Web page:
For the third time, Moninda Marube crossed the finish line a winner in the Select Staffing Santa Barbara Veterans Day Marathon & Half Marathon. The native of Kenya, who won the full marathon in 2010 and again in 2011 (setting a record of 2 hours, 22 minutes, and 28 seconds), dominated the half-marathon last Saturday, finishing the 13.1-mile race more than two minutes ahead of the second-place runner. The gap would have been wider if Marube hadn’t missed a turn and run, by his estimation, almost an extra mile.
“I would have run 1:07 today,” said Marube, whose official time was 1:13:31. “But everything is good. I did not come to set a record.”
He came to muster support for the biggest run of his life — some 3,700 miles across the United States. He intends to start next spring on the coast of Maine and finish at Leadbetter Beach on November 7, 2015, at the end of another Santa Barbara Marathon. Along the way, Marube wants to call attention to two maladies: human trafficking and child obesity.
It is a grandiose quest, to be sure, fraught with uncertainty. But Marube is fearlessly forging ahead. He has a community of support in his adopted hometown of Auburn, Maine; a videographer has volunteered to document his journey; and he has set up a nonprofit foundation, Escape from Freedom, with a website (escapefromfreedom.org).
“It’s a paradox,” said Dan Campbell, a cross-country coach in Auburn who has taken Marube into his home. “He came here to be free, and he fell into oppression.”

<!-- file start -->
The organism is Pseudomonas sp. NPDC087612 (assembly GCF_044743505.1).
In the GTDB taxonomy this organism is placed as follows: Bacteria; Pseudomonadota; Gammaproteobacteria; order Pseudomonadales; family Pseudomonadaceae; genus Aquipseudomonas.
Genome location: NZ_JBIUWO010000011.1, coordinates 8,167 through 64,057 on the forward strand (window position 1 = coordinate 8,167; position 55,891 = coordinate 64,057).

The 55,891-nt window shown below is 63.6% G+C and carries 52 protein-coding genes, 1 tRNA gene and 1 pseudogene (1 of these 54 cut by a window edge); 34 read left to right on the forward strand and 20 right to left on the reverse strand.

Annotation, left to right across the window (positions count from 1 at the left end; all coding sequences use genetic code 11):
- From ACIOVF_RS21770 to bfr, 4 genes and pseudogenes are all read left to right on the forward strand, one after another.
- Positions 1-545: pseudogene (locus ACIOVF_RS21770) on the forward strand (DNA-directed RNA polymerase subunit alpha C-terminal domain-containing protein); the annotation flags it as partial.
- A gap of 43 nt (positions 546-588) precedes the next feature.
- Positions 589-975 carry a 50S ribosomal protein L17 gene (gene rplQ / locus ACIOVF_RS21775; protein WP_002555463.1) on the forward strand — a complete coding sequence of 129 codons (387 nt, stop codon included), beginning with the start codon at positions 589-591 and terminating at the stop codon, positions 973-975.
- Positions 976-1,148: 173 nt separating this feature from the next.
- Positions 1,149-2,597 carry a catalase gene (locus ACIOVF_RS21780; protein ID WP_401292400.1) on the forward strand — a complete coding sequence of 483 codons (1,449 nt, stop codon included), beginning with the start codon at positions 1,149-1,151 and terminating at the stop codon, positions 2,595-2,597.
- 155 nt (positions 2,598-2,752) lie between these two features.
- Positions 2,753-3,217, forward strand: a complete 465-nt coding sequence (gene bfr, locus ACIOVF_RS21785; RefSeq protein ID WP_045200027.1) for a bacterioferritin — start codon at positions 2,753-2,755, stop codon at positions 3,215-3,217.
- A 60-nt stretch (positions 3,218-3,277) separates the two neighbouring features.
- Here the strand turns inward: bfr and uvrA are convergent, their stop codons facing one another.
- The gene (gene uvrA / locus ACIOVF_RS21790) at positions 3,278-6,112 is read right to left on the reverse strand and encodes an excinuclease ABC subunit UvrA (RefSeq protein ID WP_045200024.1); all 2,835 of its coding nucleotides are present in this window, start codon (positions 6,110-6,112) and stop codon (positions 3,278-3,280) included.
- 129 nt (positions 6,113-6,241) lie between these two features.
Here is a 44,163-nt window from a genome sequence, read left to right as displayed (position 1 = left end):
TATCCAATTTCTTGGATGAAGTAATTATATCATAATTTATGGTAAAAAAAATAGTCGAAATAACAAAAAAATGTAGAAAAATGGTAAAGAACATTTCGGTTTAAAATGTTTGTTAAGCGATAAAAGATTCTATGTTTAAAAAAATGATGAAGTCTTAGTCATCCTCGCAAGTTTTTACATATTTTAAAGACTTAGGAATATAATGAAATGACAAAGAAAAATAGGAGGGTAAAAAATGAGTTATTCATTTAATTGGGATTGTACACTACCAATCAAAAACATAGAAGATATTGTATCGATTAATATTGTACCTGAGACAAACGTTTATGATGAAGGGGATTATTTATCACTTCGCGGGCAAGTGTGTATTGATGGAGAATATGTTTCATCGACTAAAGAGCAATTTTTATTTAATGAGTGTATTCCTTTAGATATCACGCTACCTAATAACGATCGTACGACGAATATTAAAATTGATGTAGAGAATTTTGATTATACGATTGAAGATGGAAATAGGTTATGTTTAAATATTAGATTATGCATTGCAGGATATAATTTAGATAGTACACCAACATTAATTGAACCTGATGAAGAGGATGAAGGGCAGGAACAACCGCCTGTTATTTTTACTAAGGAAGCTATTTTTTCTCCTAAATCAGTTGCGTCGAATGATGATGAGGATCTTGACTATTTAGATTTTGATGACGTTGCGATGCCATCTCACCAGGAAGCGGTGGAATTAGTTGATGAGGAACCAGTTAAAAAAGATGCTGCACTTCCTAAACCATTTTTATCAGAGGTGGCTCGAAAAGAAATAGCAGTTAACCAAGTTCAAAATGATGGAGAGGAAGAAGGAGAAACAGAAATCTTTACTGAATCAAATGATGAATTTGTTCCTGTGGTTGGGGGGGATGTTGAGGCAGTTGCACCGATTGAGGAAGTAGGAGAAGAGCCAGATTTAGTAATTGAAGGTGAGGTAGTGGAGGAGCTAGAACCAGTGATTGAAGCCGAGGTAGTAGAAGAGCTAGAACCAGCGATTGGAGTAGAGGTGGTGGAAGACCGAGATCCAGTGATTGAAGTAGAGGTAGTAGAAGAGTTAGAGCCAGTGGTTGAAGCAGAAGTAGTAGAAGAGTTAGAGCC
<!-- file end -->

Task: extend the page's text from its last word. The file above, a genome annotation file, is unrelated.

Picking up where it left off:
Marube contends that after he embarked on a professional running career in America, his livelihood was stolen by an unscrupulous agent who confiscated a chunk of his earnings and consigned him and other vulnerable immigrant athletes to deplorable living conditions in Minnesota.
“Moninda is the first person to speak out about this kind of human trafficking,” said Campbell, who lent a sympathetic ear to Marube’s story after the Santa Barbara Marathon in 2011. (Campbell was a coach and mentor of Rusty Snow, the founder and director of the area running event, and he has helped stage the races here since its inception in 2009.)
Impressed by Marube’s sincerity, Campbell brought him to Maine early in 2012. He introduced the runner to an immigration lawyer and the Auburn chief of police. They took Marube’s allegations seriously against his former manager, whom he did not name publicly because of concerns of retaliation.
“I felt secure for the first time,” Marube said. “I poured out everything to the chief of police.” According to a story in the Portland Press Herald, it was determined there was not enough evidence to warrant a federal prosecution, but Marube’s cooperation may earn him a permanent visa.